Risks and secrecy are a recurring theme of Catie’s story, to nobody’s surprise, but it’s sobering to realize how strong the need to express ourselves is, regardless of those risks. For some it’s the feeling of the clothes themselves, for others it’s a sexual sensation, and for others still it’s a way of dealing with stress. As Catie says, “I don’t dress to attract men (or women). I don’t do it for any reason other than to relax. Cross-dressing gets me out of myself. I don’t want to be cured because there is nothing wrong with me. I won’t ever stop.”
Where the story gets really interesting is when Catie talks about taking his cross-dressing public, and about learning to pass as a woman. It’s a funny story, with a young man in a wench’s outfit and wig, first trapped in a shed, then finding himself accidentally locked out of the house, but it’s all too easy to sympathise with the gut-wrenching terror of the experience . . . and the guilty compulsion to purge rather than deal with that fear again.
Rounding out Catie’s story is that of his wife, her discovery of his secret, and how they’ve come to terms with that aspect of his life. “To me,” she says, “it’s not the ‘dressing’ that’s the problem; it’s the secrecy.” Having survived (and strived) through that first difficult conversation, I can say her take on the situation isn’t unique, and should serve as something of a prompt for more men to come out and be honest with their partners.
Catie concludes his story with a chapter on ‘What Does it All Mean’ that attempts to summarize the salient facts and figures of the story. Rather than trying to define the cross-dresser, Catie’s goal is to dispel “the myths, social untruths, and pieces of pure gossip” and help promote a societal understanding of “whom and what we are.”
So, if you have ever wondered, questioned, debated, and doubted, believe that Men Can Wear Dresses Too.
Kenna writes of a childhood filled with loss and confusion, one where a young crossdresser, already feeling guilty, is further ostracized by the move...moreKenna writes of a childhood filled with loss and confusion, one where a young crossdresser, already feeling guilty, is further ostracized by the move to a new community and a new school for his last years of schooling. She writes of a life of wild swings, of embracing and indulging her femininity, and of rejecting and purging herself of every scrap of evidence. It’s a life that I’m sure may of us can relate to, particularly the guilty purges, and that honest shines through.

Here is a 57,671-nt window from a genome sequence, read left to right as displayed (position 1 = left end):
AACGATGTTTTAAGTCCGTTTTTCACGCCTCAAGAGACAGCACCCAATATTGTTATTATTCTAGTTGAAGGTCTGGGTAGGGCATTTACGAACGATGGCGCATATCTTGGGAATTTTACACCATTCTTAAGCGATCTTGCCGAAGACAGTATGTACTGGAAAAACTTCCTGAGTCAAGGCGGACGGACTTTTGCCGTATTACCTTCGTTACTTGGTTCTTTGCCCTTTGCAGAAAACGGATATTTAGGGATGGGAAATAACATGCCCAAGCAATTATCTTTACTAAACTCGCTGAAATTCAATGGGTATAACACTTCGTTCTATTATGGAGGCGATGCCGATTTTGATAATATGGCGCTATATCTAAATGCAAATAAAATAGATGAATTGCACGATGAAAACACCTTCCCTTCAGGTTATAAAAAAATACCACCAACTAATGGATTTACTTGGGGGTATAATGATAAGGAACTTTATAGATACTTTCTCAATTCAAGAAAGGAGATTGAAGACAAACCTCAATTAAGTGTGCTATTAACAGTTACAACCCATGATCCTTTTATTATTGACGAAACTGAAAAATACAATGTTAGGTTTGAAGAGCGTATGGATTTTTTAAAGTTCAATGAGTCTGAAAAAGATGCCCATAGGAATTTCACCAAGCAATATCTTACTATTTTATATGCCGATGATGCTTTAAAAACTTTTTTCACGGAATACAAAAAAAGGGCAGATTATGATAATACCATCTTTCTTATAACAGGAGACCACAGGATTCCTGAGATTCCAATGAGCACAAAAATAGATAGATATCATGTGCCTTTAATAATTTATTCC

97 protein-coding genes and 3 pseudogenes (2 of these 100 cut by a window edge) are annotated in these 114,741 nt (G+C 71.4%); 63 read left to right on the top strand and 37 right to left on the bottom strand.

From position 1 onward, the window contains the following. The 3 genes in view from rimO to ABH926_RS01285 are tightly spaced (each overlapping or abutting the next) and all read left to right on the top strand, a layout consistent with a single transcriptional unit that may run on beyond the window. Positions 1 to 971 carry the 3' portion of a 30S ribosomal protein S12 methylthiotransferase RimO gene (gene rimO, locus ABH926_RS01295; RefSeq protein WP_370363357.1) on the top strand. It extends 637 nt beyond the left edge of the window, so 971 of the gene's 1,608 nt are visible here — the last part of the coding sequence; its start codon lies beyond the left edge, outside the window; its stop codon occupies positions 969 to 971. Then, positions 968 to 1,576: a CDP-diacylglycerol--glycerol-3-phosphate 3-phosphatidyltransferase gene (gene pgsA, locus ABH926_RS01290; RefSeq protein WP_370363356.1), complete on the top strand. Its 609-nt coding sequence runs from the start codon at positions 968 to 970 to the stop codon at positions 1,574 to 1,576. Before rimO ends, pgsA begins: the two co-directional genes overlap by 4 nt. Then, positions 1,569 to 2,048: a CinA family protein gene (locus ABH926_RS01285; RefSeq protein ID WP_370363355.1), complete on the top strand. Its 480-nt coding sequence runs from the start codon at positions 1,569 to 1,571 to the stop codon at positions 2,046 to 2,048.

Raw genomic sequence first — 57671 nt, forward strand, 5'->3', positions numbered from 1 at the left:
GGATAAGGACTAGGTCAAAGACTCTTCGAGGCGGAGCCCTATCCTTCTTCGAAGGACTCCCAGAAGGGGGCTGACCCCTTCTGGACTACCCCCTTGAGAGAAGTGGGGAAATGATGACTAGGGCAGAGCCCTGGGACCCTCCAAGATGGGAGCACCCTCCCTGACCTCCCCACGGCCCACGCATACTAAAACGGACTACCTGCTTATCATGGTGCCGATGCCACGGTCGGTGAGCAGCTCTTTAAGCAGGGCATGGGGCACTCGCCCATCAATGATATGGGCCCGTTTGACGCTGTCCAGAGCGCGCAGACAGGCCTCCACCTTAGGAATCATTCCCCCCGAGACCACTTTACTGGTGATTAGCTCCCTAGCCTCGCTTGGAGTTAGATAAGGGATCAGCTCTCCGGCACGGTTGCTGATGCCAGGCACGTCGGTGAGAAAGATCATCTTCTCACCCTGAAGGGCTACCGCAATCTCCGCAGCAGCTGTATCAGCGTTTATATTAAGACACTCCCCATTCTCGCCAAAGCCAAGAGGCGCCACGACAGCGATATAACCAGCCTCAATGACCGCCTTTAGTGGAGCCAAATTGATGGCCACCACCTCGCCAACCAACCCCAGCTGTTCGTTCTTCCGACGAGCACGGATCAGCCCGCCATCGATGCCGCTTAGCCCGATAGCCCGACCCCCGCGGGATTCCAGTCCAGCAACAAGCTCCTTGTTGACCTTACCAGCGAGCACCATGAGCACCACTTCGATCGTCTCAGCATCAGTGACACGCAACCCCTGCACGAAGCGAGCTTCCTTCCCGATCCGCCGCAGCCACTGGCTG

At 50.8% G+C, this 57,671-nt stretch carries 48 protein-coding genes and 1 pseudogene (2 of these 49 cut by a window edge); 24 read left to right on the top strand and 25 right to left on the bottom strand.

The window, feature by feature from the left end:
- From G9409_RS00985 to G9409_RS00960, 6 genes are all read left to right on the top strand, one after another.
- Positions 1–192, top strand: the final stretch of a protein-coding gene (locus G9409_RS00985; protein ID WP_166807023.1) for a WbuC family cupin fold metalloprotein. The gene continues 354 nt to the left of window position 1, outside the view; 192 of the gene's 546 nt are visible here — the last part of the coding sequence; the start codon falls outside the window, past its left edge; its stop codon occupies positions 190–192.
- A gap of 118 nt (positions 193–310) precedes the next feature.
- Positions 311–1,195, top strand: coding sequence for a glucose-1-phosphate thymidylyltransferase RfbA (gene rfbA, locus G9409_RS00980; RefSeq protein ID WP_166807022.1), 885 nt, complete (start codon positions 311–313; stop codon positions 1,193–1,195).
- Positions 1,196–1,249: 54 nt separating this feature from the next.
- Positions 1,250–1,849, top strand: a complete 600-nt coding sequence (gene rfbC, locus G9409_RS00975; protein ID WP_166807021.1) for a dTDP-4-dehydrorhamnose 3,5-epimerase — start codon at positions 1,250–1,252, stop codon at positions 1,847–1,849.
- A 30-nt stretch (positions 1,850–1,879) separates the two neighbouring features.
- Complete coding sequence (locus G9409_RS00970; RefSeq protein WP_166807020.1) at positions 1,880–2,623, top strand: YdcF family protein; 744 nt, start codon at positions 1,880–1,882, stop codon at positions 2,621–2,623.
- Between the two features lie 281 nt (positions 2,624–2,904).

When she writes of spilling the secret to her wife, of having reached the “boiling point at which hiding something like this from the person you love most becomes terribly painful,” I literally had to put the book down and walk away. My own memories of that situation were just too intense. I shared her fear of ending the marriage with that disclosure, and of not wanting to hurt the other person . . . but no longer willing to hurt ourselves.
The framework of Kenna’s story is interesting, with the primary narrative centred around her decision to deliberately seek work as a woman. She admits to being completely unprepared, and to basically “winging it” as far as voice and mannerisms are concerned. There’s something comic-tragic in that experience, but it serves well to ground the rest of the story, in which she reminisces about the things in her life that brought her to that decision.
I found it comforting that hers was not just a story of transition, and of never looking back. Far from it. Kenna changes her mind about herself many times over, veering back and forth across the imaginary line of the gender binary, sometimes pushed, and sometimes pulled to the other side. When she ultimately does decide that it’s time to stop and make a choice, she does so by drafting a coming out letter that I think is quite remarkable.
It begins with the simple statement, “I can burden others with knowledge they would rather not have. Or, I can die knowing that I hid the truth from some of those closest to me” and goes on from there. She writes of mental agitation, professional help, of fear and depression, and of reaching a turning point. She doesn’t demand acceptance, but makes it clear there is no room left for argument. There is no cure. She cannot go on pretending or performing. She recognizes that it’s time to make a commitment, and to stick with it. Although there’s a brief epilogue, her story really ends with the fitting declaration, “Kenna would prevail.”